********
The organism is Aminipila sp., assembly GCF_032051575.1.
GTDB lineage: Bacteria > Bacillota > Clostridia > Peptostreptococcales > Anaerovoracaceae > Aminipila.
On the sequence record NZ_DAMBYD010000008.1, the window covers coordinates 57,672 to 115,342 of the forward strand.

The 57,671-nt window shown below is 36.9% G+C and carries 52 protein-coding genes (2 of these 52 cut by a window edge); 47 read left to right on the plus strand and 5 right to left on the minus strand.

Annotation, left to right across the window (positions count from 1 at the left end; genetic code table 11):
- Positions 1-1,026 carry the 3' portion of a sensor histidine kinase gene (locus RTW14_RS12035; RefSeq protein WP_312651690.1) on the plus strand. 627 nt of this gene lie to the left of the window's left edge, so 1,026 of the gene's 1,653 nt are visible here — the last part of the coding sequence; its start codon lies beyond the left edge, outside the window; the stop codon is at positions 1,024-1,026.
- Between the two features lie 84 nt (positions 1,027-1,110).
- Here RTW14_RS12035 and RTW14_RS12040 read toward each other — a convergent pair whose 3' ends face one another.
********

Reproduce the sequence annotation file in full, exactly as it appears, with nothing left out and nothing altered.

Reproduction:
The organism is Aminipila sp., assembly GCF_032051575.1.
GTDB lineage: Bacteria > Bacillota > Clostridia > Peptostreptococcales > Anaerovoracaceae > Aminipila.
On the sequence record NZ_DAMBYD010000008.1, the window covers coordinates 57,672 to 115,342 of the forward strand.

The 57,671-nt window shown below is 36.9% G+C and carries 52 protein-coding genes (2 of these 52 cut by a window edge); 47 read left to right on the plus strand and 5 right to left on the minus strand.

Annotation, left to right across the window (positions count from 1 at the left end; genetic code table 11):
- Positions 1-1,026 carry the 3' portion of a sensor histidine kinase gene (locus RTW14_RS12035; RefSeq protein WP_312651690.1) on the plus strand. 627 nt of this gene lie to the left of the window's left edge, so 1,026 of the gene's 1,653 nt are visible here — the last part of the coding sequence; its start codon lies beyond the left edge, outside the window; the stop codon is at positions 1,024-1,026.
- Between the two features lie 84 nt (positions 1,027-1,110).
- Here RTW14_RS12035 and RTW14_RS12040 read toward each other — a convergent pair whose 3' ends face one another.